MY VIEWS ON CELEBRITY ENDORSEMENT ARTICLE
In the recent issue of BUSINESS TODAY (14th April 2013) there was a cover story titled GOD OF BIG DEALS showing M S Dhoni in the form of a multi-armed Hindu deity carrying different products that he endorses. Total endorsement earnings work out to Rs.100 crores !
This is what I had written to BT by way of a Letter to the Editor:
MAKE HAY WHILE THE SUN SHINES
This refers to your cover story on MS DHONI under the caption of CELEBRITY MANAGEMENT titled “GOD OF BIG THINGS” (BT April 14th 2013).
The statistics are mind-boggling. The strategies to grab eye-balls and endorsement campaigns of around 17 leading brands are innovative and record-breaking indeed. M S Dhoni indeed deserves the sobriquet “Captain COOL!”
The subject of celebrity endorsement has been debated umpteen times in several Management Institutes and in subjects like Advertising Management and Brand Management.
Celebrity Endorsement, no doubt, has quite a few advantages such as: enhancement of brand equity, changing consumers’ attitude toward a brand, contributing freshness and adding some new dimensions for a brand, manipulating culture road blocks to improve worldwide reputation, building brand credibility in a short period of time, helping advertisements to stand out from surrounding clutter and improving their communicative ability, underpinning competitive differential advantage among other companies, making advertisements believable, helping in brand name recognition, enhancing message recall, influencing consumer’s purchase intentions, and creating a distinct personality of the endorsed brand.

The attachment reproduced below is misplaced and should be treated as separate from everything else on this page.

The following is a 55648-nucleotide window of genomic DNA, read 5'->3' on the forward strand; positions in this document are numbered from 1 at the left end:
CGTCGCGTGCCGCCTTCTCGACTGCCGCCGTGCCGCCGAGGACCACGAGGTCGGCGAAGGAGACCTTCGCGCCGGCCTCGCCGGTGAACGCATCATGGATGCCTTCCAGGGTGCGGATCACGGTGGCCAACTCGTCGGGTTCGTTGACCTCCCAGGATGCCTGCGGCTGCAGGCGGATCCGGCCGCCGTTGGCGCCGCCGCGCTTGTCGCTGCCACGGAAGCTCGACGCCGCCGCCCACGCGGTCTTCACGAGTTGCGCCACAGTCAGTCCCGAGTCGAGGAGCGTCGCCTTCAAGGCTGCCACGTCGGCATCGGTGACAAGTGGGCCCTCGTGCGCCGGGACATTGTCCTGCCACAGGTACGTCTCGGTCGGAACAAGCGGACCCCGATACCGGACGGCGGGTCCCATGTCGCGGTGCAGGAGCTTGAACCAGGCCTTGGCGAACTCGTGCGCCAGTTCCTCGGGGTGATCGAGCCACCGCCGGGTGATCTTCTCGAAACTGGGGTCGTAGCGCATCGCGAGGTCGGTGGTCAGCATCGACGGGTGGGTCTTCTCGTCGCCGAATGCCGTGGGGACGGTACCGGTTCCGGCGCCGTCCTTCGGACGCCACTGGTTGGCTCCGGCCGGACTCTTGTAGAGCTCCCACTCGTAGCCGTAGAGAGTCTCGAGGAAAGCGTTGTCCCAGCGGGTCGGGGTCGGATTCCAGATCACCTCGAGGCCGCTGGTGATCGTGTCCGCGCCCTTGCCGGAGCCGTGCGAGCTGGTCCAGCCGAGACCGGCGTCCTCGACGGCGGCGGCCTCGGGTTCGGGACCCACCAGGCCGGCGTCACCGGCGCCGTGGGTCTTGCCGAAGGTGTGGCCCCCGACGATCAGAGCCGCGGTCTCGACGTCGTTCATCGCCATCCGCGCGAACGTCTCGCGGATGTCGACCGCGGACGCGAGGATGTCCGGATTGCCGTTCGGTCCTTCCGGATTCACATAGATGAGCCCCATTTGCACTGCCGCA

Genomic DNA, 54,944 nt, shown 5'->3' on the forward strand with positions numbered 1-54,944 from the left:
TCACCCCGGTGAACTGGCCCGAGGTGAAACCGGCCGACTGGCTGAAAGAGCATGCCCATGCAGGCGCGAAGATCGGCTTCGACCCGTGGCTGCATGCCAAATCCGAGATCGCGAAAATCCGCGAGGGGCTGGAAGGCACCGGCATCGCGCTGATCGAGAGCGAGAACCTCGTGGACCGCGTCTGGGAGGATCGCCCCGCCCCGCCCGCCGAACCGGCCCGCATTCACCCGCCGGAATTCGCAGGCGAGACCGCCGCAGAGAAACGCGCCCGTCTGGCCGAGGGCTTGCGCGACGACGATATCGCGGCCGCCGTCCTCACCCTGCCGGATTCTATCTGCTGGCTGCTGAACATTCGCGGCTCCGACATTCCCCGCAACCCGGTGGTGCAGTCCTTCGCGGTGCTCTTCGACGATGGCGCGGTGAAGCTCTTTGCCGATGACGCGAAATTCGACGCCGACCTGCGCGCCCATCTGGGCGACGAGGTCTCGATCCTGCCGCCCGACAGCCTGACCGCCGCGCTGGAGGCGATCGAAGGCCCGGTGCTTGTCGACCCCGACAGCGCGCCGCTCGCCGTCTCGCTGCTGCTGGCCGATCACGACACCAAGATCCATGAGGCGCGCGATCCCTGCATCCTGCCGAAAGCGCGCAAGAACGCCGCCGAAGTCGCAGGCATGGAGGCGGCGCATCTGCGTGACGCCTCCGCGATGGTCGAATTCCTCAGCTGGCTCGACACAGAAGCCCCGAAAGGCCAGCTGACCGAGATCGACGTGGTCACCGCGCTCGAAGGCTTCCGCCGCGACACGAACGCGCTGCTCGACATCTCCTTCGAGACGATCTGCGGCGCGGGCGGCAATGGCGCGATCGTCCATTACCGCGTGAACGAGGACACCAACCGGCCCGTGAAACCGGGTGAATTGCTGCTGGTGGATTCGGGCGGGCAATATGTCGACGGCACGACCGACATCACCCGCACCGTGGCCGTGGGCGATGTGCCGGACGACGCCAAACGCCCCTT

However, Mahi needs to keep in mind that some disadvantages too can topple his apple-cart! For example: consumers might not believe that the endorser really consumes the product that he endorses, consumers give less credibility to celebrities who endorse many products, while single endorser for one product is often seen as boredom, yet consumers might get confused by multiple celebrity endorsements, often celebrities who are blamed for negative events can have detrimental effects on the products they endorse, if the celebrity loses his fame, his image changes, resulting in contradicting image of endorsed brand, sometimes, ”Vampire Effect” can be perceived, when endorsing celebrity is too attractive, drawing attention away from the product, quite often endorser’s effectiveness is reduced when there is a bad fit between the endorsing person and the product.
So the message to M S DHONI is: Yes, Make Hay While The Sun Shines, but do remember that : When it rains, most birds head for shelter; the Eagle is the only bird that, in order to avoid the rain, starts flying above the cloud.
J S BROCA,NEW DELHI,2ND April 2013
A highly edited view of my letter has been published in the latest issue of BT dated 28th April 2013 as under:
Your cover story on M S Dhoni (April 14) has thoroughly analysed the celebrity endorsement business. The statistics are mind-boggling. And Dhoni indeed deserves the sobriquet “Captain Cool”. However, he needs to keep in mind that some reverses on the field may upset his apple cart. So the message for Dhoni is : make hay while the sun shines.
J S Broca, New Delhi.
The above short version of my letter did not do justice with my views on the subject matter. In the garb of space constraint, the editorial staff as usual, has chopped off important points and what has been published looks just like a skeleton bereft of meat!
J S BROCA,18TH APRIL 2013